While Israelis are arguably the population most targeted by terrorism, supporters of a new Knesset bill say the country lags behind when it comes to providing legal avenues for victims to pursue financial damages, with current law actually placing obstacles before those wishing to file such claims.
Titled “Compensation for Terror Victims,” the legislation calls for removing those barriers that prevent civil tort claims against terrorists, including the Palestinian Authority. The P.A. encourages terrorism through its “pay-for-slay” program. (It refers to it as its Martyrs Fund.)
The main impediment facing terrorism victims in Israel is the low compensation that courts award in tort cases. Courts also deduct from the compensation money that victims receive from the state. In many cases, courts refrain from imposing punitive damages altogether.
“The low amount of compensation that the courts award the victims is therefore not worth the trouble, cost and aggravation involved in filing a tort claim, thus creating a negative incentive to file claims,” the bill states in its explanatory section.
Another barrier to filing tort claims is that victims often find it difficult to enforce judgments when compensation is awarded.
The bill calls for courts to be “required to award exemplary damages” by establishing a minimum compensation of at least 10 million shekels (~$2.8 million). To ease the collection of the awards, judgments may, if the bill becomes law, be enforced against “any property of the defendant, including any property seized or frozen by the State of Israel.”
The bill’s author and initiator, Asher Stub, is a young legal scholar who previously clerked for Israeli Supreme Court Justice David Mintz. Stub went to the U.S. to earn a master’s degree in law at Columbia University. There, he became aware of a gap between U.S. and Israeli law regarding compensation of terrorism victims. The U.S. was ahead of the game.
(Stub initiated the legislation together with Sander Gerber, a global investment manager who was behind the passing of America’s Taylor Force Act, which blocks U.S. aid to the P.A. until it ceases its pay-for-slay program.)
“The biggest gap concerns punitive damages,” Stub told JNS. “In Israel, we compensate a terror victim for the actual damages he sustained. In the U.S., a victim receives additional compensation on top of that. Every lawsuit has two elements: actual damages and punitive damages. In Israel, victims can’t sue for punitive damages.”
Stub realized that Israel is not only blocking Israeli victims from being properly compensated, it’s forgoing “an easy, efficient tool” to fight terrorists by hitting them in their pocketbooks.
He is eager to see the bill become law for professional and personal reasons. When Stub clerked for Mintz, a case involving terrorism victims seeking compensation came before the Supreme Court. It ruled against the victims, denying them the right to sue for punitive damages, arguing that Israeli law didn’t provide for that option, (Mintz held the minority position).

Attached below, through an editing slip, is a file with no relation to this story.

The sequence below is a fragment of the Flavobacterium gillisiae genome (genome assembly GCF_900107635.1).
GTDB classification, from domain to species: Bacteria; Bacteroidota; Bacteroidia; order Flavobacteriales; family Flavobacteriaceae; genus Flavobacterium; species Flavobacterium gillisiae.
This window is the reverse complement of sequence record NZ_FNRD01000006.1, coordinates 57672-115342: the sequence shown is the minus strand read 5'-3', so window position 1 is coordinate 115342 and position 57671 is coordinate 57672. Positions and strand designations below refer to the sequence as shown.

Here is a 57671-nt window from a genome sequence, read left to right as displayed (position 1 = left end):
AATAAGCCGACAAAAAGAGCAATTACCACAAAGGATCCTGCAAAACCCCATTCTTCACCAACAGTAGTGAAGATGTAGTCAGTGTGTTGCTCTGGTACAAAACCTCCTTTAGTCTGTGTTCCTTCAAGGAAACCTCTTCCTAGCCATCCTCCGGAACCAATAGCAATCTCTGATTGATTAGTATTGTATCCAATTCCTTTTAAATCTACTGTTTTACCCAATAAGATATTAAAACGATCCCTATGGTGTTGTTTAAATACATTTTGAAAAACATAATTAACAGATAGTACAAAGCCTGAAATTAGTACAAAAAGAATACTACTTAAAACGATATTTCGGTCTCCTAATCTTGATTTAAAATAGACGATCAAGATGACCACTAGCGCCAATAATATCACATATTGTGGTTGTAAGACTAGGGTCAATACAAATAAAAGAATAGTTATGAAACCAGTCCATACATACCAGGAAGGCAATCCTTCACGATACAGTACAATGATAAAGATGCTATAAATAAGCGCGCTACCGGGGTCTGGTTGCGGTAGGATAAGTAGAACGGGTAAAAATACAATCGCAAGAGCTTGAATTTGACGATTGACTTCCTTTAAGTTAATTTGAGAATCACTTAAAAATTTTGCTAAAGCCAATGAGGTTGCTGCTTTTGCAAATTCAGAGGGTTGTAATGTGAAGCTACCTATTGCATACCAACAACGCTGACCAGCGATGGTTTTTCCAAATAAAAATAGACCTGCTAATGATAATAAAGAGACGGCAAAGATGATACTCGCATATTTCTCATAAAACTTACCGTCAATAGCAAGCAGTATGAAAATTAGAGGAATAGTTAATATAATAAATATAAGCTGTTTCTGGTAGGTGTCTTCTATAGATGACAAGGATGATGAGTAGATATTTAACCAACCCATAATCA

On a more personal level, on Feb. 10, two children were killed: Yaakov Yisrael Paley, 6, and his brother, Asher Menachem Paley, 8, when a terrorist struck them with his car in a ramming attack at a Jerusalem bus stop. Yaakov and Asher were Stub’s cousins.
“You might say I’m highly motivated,” Stub told JNS.
He is optimistic the bill will pass. Thirty-six Knesset members from both sides of the aisle have signed onto the bill, which is being sponsored by MK Yitzhak Pindrus of the United Torah Judaism Party. The bill passed through the Knesset Foreign Affairs and Defense Committee on July 11.
It was positioned this week for its first reading in the Knesset plenum. (A bill requires three Knesset readings to become law.)
Maurice Hirsch, director of the P.A. Accountability and Reform Initiative and senior legal analyst at the Jerusalem Center for Public Affairs, is also bullish about the legislation’s chances.
“Considering the really broad support that the bill enjoys from members of the Knesset, I believe that the bill will pass,” Hirsch told JNS, noting that the Justice Ministry expressed only minor reservations when examining it—“not even necessarily objections.”
Hirsch, who spoke at the initial committee hearing to debate the bill, arguing in its favor, said that punishing terrorists financially is an effective means to change their behavior. He noted the “enormity” of the P.A.’s pay-for-slay system and how it incentivizes more terrorism.
“If the P.A. knew that for every death of an Israeli for which they pay a terrorist a salary, the courts will be able to award punitive damages, say 50 million shekels, more even than the 10 million shekels that the Pindrus legislation suggests, then the Palestinian Authority would most probably be deterred from incentivizing, rewarding and paying for terror,” Hirsch said.
The bill just makes sense, Hirsch said, especially when considering that Israel spends more than half a billion shekels annually to pay benefits to the victims of terrorism. Rather than Israel dealing with the financial burden, it should transfer “this massive onus” of compensation to those responsible.
“It will make that possible by letting this legislation go forward,” he said.